By Saturday, burial day, all was in readiness. The yard was beautifully prepared to receive the body. All vehicles headed for the airport. As the plane flew over their fine sense of humour came out in Faith of Our Fathers lustily sung. I say sense of humour for they chuckled "when he taught us that hymn our fathers were pagans."
Escorting the earthly remains were Bishop O'Loughlin, Fathers Malcolm Fyfe, Tony Bolt, Martin Wilson, Brother Gerry Bourke, Alan White, Sisters Laurencia, Anastasia and Marietta. The body was received and blessed by Father John Savage amid the crying of the older Tiwi people.
The procession to the township could only be described as prayerful. For the vibrancy of the Tiwi people make them a very boisterous race. But today their friend was coming home and deep reverence was shown.
All had been arranged. The sons of the older people carried the coffin. The "girls" (now middle-aged women) whom Father McGrath had stayed with in the bush during the war years sat around his coffin. His "altar boys" sat on the other side. Every man, woman child and dog was present at the Requiem. As the Bishop and Priests entered the tent, "Requiem Aeternam" was taken up.
The Bishop chose Matthew's account of "Whatsoever you do to the least of my brethren you do to me". It made one realize just how well Father McGrath loved his God and because of this love his keen sense of justice came out in all his dealings with his people. His third great gift "his sense of humour", must surely have reached its heavenly triumph when at the time for the Offertory Dance and Procession we had quite a discussion on how it should be done. Meanwhile the Bishop graciously awaited their decision.
As the Mass ended Father John Savage, M.S.C., announced that there was a tape - Fr McGrath's own message to the Tiwi people for June 11th 1982, 71st Anniversary of Bishop Gsell's arrival. If you have been caught up in a surging crowd, perhaps walked the Sydney Harbour Bridge on its 50th Anniversary, you may appreciate something if the crowd that pressed forward in a prayerful silence to hear the feeble, yet powerful voice of their Father giving them his final message. Robust men, the youth of today, those grown old, pressed forward in an alarming silence as they listened to him. Nimpungi yiloti kapi Heaven: "Good-bye until we meet forever in Heaven".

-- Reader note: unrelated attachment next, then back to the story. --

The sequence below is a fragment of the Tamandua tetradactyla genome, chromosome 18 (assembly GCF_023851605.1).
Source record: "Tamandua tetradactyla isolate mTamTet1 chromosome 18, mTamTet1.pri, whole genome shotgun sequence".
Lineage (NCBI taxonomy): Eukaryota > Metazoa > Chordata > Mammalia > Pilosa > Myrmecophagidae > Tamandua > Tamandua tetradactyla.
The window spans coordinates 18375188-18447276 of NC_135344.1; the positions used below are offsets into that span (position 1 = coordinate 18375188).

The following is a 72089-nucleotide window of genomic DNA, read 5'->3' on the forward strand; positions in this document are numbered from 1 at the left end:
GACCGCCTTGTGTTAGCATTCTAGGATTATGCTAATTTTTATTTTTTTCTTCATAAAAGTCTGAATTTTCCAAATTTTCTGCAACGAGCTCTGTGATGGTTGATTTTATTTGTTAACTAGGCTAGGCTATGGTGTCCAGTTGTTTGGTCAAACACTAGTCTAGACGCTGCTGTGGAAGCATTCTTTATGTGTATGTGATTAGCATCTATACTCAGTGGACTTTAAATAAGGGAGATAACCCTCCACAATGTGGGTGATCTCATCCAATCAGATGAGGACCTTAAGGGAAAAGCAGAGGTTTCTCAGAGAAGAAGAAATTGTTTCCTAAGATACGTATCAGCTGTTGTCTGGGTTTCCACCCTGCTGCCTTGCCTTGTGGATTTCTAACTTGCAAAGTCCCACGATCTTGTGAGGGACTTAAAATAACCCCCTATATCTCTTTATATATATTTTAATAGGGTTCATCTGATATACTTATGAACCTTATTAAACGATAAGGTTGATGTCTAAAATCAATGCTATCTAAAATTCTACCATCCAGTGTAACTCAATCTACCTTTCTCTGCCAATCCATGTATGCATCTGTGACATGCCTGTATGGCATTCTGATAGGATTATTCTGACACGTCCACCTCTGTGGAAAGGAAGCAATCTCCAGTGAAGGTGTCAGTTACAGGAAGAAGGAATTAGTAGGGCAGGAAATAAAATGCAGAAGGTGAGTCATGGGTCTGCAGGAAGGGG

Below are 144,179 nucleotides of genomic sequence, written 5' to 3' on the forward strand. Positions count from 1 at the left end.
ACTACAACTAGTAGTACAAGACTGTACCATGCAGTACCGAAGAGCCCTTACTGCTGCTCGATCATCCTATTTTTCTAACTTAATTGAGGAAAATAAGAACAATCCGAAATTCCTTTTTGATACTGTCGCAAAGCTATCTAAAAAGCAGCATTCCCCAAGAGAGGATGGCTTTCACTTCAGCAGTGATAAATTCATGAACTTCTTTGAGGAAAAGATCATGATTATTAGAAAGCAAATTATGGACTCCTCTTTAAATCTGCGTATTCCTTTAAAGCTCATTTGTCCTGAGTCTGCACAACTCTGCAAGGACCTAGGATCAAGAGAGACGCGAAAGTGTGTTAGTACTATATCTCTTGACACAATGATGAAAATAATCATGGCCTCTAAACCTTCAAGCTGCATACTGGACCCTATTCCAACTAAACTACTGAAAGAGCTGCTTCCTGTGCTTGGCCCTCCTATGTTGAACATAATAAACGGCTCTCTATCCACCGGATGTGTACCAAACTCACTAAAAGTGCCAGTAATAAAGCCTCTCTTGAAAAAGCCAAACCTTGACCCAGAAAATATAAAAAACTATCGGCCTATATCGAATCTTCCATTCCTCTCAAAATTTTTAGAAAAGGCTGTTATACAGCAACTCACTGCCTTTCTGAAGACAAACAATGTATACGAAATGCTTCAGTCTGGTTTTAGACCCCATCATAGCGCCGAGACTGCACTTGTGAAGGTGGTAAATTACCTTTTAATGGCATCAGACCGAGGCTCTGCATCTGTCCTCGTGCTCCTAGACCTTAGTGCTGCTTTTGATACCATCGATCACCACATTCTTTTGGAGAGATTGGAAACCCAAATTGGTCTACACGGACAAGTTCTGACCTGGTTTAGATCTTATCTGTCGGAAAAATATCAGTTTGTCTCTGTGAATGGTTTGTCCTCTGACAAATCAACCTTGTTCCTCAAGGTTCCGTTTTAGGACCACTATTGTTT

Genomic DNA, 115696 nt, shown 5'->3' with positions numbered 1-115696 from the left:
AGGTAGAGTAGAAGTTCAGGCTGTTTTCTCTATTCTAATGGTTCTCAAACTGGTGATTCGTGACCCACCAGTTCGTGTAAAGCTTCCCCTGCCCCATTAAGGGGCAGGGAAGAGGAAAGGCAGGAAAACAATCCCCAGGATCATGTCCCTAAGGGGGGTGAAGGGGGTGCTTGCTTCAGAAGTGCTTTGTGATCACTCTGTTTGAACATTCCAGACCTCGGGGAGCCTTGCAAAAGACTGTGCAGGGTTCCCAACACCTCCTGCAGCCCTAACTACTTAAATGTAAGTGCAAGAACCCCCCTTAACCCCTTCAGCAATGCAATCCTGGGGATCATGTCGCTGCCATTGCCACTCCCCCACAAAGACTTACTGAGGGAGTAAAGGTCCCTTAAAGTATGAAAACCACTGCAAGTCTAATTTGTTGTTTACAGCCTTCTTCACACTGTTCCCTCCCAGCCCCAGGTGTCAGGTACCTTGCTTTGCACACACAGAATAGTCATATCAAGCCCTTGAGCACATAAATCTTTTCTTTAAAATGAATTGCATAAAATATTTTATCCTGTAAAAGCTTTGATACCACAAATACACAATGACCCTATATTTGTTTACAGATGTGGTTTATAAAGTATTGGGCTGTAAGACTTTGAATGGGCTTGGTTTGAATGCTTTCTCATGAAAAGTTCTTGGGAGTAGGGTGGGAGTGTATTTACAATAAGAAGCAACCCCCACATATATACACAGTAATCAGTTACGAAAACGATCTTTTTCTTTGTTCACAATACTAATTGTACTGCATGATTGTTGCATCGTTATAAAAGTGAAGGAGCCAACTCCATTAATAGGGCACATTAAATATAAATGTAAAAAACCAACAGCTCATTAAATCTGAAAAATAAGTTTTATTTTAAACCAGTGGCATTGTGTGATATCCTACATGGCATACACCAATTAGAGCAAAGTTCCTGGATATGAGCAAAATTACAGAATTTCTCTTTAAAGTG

And then peak-hour traffic to the final resting place. Here again the reverence due to such a friend was truly given. No mechanical monster such as a front end loader was to be used to fill this final resting place. No! Each son of the older women took his turn to shovel the red soil of Nguiu on to their "grandfather". I say grandfather for relationships are a very strong binding force on Bathurst Island. The grand-daughters made their own song of grateful farewell to this man.
My own memories of this humble giant are many. My last one is that on 26th April this year, the day I returned to work here, he, an old man. of eighty-nine celebrated Mass at 6 a.m. for me and gave me his priestly blessing.
"Nimpungi Mantini yiloti". Goodbye my friend until we meet in Heaven.